ATLANTA — Between candidate qualifying and the May 20 primary, a number of women candidates disappeared from the Republican slate, raising the question of whether the GOP has a gender problem.
Women with olitical experience ran for Congress and the state superintendent of schools, but none made it to a runoff or nomination. Among them was Karen Handel, former secretary of state running for the Senate. Running for Congress were Tricia Pridemore, director of the Governor’s Office of Workforce Development and former candidate for state party chairwoman, and Donna Sheldon, the state House GOP caucus chairwoman. Trying for superintendent were Mary Kay Bacallao and Nancy Jester, who had won seats on local school boards.
Handel brought up the issue during a press conference to announce her endorsement of former rival Jack Kingston.
“Not a single woman at the state level in federal races advanced. That is an issue that the GOP needs to work on and address in a productive way,” she said.
Asked if it would harm Kingston’s chances against Democrat Michelle Nunn and Libertarian Amanda Swafford if he gets the nod, Handel predicted it would not, because he promised her to have key women staffers.
“I think also that women will look at who Jack surrounds himself with as he goes forward,” Handel said. “... And I’m confident that Jack and I will be able to work together on that.”
For his part, Kingston also sounded confident, relying on the party’s standard formulation.
“What I’ve found with female voters is they’re interested in opportunities; they’re interested in jobs; they’re interested in a competent government healthcare system, political freedom, and that’s all part of the message that Karen and I together have been working on,” he said. “We believe a unified front on the issues that matter is what voters are going to listen to regardless of their gender.”
Interestingly, in the Democratic primary, whenever there was a choice, a female candidate won. As a result, Democrats will have women nominees for Senate, lieutenant governor, superintendent, secretary of state, labor commissioner and insurance commissioner. Only the unopposed men running for governor, attorney general, public service commissioner and agriculture commissioner advanced.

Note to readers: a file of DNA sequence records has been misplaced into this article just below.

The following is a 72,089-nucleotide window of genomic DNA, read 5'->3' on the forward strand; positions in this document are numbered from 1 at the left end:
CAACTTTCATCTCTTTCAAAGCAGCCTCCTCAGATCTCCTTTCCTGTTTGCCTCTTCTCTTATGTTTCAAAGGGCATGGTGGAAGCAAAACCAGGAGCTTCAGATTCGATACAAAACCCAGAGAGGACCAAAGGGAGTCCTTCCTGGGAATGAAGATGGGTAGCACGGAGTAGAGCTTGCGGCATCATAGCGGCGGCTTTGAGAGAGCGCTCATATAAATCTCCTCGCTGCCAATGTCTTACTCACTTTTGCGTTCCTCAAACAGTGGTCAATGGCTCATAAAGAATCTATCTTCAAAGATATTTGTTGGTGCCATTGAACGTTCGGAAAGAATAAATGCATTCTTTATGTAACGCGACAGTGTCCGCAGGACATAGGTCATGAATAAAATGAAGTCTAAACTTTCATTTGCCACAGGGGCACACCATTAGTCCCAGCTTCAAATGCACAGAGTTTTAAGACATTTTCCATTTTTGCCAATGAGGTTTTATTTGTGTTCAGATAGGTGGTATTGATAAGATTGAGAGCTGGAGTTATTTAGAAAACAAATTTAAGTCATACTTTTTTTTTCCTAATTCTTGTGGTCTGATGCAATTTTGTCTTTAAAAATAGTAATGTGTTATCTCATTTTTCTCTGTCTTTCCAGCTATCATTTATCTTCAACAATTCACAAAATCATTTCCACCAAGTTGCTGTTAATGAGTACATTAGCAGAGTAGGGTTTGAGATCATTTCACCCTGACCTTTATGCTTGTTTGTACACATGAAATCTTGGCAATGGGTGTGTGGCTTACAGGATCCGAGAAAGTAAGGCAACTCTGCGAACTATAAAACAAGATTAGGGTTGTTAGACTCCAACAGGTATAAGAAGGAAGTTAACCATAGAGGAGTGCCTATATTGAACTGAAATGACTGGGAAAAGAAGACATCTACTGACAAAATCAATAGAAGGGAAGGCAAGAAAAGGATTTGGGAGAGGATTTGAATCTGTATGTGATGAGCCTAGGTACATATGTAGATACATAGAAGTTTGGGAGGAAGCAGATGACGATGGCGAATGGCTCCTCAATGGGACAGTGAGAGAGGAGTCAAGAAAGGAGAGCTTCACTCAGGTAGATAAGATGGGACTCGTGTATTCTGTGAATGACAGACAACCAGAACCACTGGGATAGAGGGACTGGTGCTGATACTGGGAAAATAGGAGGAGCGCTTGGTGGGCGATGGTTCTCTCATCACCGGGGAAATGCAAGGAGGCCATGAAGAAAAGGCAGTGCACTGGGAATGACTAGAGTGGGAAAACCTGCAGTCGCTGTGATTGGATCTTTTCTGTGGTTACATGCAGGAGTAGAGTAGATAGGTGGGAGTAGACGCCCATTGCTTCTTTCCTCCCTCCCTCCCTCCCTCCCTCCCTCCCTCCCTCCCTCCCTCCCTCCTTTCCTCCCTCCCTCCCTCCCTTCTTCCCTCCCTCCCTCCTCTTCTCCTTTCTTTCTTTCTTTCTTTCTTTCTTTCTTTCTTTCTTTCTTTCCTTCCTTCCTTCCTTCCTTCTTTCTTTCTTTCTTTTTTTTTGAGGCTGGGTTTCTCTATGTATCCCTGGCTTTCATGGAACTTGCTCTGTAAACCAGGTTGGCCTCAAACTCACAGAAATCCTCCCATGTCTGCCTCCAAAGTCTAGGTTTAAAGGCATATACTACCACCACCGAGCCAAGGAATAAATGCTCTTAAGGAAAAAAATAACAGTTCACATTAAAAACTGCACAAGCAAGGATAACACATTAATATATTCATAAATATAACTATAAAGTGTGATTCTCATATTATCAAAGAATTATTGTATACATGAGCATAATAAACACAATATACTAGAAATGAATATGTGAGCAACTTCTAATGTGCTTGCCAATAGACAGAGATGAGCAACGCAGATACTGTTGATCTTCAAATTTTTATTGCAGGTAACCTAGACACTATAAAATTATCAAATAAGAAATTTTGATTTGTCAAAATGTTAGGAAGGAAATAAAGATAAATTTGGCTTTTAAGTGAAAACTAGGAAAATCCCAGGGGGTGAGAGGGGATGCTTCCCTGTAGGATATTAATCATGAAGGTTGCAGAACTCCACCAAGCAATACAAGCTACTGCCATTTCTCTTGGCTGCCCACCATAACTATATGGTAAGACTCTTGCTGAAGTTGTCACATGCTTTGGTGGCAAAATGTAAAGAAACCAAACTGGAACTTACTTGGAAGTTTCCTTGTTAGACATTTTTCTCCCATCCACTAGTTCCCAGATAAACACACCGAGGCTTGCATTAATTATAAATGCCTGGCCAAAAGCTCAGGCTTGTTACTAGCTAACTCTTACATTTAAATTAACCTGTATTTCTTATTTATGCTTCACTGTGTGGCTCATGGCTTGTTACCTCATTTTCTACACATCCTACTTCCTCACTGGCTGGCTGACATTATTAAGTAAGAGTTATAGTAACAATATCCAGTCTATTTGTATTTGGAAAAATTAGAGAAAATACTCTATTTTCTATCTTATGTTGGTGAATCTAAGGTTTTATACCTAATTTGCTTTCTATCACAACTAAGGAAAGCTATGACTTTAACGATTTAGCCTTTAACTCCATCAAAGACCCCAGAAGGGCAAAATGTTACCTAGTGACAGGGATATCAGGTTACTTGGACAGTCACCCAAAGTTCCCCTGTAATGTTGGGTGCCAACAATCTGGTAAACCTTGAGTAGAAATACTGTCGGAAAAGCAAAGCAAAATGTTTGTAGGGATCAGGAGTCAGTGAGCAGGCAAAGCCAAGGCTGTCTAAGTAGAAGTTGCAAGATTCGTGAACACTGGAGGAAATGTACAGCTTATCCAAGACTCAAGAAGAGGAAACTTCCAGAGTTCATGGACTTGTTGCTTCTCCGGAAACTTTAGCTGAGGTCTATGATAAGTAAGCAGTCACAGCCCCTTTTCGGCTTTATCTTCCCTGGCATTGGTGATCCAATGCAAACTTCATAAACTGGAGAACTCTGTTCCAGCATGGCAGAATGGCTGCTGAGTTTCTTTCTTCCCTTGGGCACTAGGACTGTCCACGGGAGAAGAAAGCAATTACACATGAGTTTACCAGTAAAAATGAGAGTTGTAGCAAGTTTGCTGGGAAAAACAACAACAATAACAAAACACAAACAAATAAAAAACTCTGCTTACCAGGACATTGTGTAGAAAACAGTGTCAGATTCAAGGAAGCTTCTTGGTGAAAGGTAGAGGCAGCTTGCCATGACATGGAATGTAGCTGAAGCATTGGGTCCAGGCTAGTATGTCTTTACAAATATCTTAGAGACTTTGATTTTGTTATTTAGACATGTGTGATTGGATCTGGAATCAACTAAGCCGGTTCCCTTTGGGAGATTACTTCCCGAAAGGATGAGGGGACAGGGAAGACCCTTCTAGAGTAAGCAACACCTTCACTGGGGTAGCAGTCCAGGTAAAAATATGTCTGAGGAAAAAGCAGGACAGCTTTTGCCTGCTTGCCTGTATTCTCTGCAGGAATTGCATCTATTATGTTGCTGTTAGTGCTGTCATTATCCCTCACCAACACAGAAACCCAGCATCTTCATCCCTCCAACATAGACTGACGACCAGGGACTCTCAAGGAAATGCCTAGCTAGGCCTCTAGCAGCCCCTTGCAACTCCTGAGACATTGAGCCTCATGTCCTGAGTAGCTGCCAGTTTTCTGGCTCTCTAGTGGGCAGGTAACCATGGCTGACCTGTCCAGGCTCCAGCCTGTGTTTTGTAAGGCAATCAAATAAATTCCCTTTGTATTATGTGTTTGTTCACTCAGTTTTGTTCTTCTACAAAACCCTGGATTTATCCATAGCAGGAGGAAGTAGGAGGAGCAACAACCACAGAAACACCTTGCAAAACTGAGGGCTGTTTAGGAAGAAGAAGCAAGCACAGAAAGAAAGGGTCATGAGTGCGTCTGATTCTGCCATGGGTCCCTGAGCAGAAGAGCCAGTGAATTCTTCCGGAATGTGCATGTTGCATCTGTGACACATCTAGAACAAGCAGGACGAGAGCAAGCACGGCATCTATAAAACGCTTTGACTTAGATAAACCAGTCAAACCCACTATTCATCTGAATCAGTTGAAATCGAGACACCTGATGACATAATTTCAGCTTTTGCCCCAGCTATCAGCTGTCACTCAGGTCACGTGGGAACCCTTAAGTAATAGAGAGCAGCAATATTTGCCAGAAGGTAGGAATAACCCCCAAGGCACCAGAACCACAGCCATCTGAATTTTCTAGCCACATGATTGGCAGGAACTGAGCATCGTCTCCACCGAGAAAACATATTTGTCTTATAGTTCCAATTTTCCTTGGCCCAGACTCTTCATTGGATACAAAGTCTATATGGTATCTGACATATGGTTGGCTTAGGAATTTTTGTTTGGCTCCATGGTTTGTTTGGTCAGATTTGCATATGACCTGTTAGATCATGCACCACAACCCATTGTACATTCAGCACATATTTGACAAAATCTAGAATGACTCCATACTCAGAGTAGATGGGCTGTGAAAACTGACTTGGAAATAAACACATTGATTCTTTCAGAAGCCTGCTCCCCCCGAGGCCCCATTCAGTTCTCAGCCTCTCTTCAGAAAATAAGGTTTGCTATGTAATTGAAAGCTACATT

Yet, no one is asking if Democrats have a male problem.
Much has been made of the racial bifurcation of the parties but less so about gender. When it comes up, it’s usually stated as the Republicans’ failure to appeal to women voters rather than the Democrats’ challenge with men.
Republican operatives argue that in the cases of the women in this year’s Georgia primary, the men who defeated them were simply better situated. Pridemore lost a chance for the runoff to a former congressman and a sitting state senator. Sheldon might have been a legislator, but her district was only a tiny bit of the congressional district she was running in, losing to the son of the area’s former congressman and a popular radio host. Neither woman was the top fundraiser.
“The candidates that did raise money had actual political history or came from the dominate part of the district,” said Mark Rountree, a GOP campaign strategist.
Eric Tanenblatt, a major fundraiser for presidential campaigns and a key advisor to senior Republicans, notes that plenty of women are moving up the ranks of the party. The No. 2 in the state House leadership is Jan Jones, and Renee Unterman is a powerful state Senate committee chairwoman.
The challenge for both parties is to craft messages that appeal to the demographic mix of their primaries while not alienating independents in the general election. That gets more difficult as the electorate aligns itself on the basis of gender.